Some 60% were happy or very happy, only 13% were unhappy or very unhappy. Large neutral group!
In terms of age, we are somewhat on the younger side, but not that much:
Mean age is 36, SD = 14. In light of this, the number of children people already have is not so surprising:
The mean is 0.77 in the total sample, but 1.58 in the 40+ sample. That’s surprisingly high considering the autism and intelligence of the sample, so we can probably put that up to pro-natalist personal policies and general lifestyle conservatism. Speaking of that, how many children do people expect to have?
So one person wants to be Ghengis Khan, another was oddly specific with about 57 kids (or just clicked any random number in the middle). But excluding them, the counts look rather healthy with a mean of 2.91. Realized fertility is usually quite a bit lower than expected/desired fertility, maybe by 33% or so. There are still some 20% who expect to remain childless, but not necessarily desire to do so. This kind of number is not so uncommon for men in history. And you are mostly male:
And not very trans:
Looks like about 3% trans, and most of them prefer not to be trans. In the same light, you’re mostly heterosexuals:
Not too surprising either, but not even that far from the population expected value. Given that homosexuals are often over-represented in elite occupations, this might be expected to be higher, but it’s probably due to the politics confound, as non-heterosexuals are strongly left-wing.
In terms of relationships, it is not looking that bleak:
And of those with romantic relationships, they were pretty long:
In terms of race/ethnicity, it’s mostly Europeans, with some notable minorities. I am kinda surprised East Asian is that low, but maybe that’s because they are too busy with their finance jobs to fill out surveys. Filling out mostly useless surveys is a prototypical European do-gooder thing to do. Or maybe it’s more of the typical Coffee Salon demographics, selection for openness to ideas.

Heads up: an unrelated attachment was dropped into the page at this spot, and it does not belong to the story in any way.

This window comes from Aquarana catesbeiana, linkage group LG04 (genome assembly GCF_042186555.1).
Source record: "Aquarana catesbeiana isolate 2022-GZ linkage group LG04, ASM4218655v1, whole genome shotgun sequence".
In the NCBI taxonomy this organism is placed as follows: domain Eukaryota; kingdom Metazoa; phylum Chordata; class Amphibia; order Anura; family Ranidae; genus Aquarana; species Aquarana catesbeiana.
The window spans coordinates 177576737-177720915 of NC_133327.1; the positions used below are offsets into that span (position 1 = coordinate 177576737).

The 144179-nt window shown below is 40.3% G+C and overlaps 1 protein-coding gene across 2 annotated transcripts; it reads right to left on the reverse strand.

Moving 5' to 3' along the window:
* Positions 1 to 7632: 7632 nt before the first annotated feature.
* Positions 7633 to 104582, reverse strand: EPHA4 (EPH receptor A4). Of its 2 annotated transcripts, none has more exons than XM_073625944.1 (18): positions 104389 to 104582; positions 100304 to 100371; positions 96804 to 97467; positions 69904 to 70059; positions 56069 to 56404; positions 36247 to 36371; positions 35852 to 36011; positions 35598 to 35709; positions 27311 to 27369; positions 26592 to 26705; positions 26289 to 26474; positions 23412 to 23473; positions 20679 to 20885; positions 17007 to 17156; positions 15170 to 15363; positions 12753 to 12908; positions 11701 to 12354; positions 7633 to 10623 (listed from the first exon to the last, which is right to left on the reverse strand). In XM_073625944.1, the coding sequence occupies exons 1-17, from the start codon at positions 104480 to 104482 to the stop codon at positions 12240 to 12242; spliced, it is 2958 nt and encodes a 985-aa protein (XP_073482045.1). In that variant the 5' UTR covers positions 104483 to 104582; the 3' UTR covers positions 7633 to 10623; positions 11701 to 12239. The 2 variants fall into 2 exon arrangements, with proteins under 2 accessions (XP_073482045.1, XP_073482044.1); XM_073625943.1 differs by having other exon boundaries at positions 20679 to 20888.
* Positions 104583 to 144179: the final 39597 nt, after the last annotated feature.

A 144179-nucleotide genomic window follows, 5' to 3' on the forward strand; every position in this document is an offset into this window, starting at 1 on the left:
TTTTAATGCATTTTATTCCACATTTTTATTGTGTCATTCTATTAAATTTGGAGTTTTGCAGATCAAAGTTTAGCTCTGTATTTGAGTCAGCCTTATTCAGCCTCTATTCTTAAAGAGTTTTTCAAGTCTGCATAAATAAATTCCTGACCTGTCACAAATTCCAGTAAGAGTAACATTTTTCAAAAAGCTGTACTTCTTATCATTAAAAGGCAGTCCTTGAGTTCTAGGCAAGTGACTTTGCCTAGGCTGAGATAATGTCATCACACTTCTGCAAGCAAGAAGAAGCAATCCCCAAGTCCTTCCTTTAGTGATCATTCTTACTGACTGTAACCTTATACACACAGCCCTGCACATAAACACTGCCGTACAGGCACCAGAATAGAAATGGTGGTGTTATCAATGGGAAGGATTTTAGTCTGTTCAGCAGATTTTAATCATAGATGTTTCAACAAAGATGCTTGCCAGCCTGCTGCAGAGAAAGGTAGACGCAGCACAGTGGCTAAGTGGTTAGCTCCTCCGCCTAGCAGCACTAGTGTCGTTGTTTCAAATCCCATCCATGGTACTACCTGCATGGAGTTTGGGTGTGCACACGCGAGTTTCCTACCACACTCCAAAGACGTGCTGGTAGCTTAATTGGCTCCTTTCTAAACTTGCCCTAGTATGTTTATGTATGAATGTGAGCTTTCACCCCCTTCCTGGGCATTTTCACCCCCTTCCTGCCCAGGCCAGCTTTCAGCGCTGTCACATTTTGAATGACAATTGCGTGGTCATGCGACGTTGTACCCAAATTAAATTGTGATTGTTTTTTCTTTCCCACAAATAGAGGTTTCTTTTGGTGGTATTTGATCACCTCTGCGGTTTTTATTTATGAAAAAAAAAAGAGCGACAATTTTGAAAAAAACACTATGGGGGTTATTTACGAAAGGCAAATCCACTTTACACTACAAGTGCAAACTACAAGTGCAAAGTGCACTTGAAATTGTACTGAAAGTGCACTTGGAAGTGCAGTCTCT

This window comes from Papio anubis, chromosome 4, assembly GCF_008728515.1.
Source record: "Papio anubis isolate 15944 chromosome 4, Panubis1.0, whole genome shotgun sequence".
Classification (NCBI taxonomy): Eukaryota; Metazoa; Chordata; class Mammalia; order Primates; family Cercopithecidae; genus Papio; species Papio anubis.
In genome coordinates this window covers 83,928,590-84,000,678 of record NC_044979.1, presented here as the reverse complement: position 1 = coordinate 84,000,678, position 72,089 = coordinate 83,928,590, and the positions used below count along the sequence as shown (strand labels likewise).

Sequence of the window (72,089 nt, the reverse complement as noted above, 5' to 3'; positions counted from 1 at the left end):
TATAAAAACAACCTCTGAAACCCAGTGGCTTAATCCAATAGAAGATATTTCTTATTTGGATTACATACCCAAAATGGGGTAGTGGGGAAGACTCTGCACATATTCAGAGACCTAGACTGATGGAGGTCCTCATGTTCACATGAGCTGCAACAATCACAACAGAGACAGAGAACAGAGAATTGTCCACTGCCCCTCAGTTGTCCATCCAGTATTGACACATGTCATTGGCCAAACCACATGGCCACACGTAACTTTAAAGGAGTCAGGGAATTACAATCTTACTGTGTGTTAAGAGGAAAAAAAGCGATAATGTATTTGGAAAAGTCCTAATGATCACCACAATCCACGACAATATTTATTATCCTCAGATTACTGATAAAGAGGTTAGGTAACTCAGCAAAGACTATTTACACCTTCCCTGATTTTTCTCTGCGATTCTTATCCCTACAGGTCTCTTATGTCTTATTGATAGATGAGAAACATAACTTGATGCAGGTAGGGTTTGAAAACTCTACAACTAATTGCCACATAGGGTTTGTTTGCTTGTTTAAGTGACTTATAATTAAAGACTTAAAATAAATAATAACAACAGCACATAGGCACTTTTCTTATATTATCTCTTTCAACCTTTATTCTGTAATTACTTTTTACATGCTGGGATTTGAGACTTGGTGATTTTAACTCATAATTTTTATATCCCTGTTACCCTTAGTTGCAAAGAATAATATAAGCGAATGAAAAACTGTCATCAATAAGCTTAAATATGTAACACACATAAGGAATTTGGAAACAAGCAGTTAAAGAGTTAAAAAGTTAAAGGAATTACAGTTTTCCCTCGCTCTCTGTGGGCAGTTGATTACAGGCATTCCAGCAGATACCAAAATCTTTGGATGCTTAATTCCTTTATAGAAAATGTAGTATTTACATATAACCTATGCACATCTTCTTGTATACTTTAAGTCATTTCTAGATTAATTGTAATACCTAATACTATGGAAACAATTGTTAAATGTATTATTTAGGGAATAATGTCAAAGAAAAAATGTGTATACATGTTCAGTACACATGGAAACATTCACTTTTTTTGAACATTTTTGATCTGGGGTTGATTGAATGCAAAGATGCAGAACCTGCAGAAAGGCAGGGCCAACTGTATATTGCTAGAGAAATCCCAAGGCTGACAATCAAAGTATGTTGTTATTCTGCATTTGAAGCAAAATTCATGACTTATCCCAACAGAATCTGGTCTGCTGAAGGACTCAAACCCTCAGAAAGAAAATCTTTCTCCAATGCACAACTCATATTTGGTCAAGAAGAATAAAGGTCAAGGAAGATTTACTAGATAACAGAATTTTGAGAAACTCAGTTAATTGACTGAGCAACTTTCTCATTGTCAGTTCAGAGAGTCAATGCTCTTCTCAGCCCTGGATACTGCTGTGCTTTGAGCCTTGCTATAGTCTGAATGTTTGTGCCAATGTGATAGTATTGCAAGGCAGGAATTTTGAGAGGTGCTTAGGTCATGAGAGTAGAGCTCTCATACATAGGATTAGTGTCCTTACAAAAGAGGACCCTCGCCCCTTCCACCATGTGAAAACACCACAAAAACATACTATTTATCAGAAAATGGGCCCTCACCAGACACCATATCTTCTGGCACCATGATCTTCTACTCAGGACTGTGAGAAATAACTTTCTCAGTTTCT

In terms of religion, it is pretty atheistic as you would expect:
Most readers I talk to basically hold the opinion that religion doesn’t make a lot of sense from a rationalist-scientific perspective, but nevertheless it is a good and natural thing as it promotes group unity, family values/fertility, and probably health. There’s quite a few former new atheist types, including yours truly:
Jobs are pretty diverse:
Education level is pretty decent, despite many being quite young:
I stupidly forgot to include an option asking people if they were done taking formal education, so we can’t filter them out, except by age. If we filter by age 35, we get:
So 20% with PhDs, against an expectation of 1.4% or so in USA (4.5 million out of 330 million). Very elite!
There’s not that much to see. The sample is too small. There’s 67 people with one sibling, and of these 61% are first borns, but the confidence interval is 0.485 to 0.726 (p = .08 for test vs. 50%). I guess I will try again next year when I have more survey takers (if Substack doesn’t shut me down that is!).
Unrelated to this, when I post on Twitter or even in some private groups, people will complain if I link to anything Aellagirl. So I included a weird question about her value as a prostitute: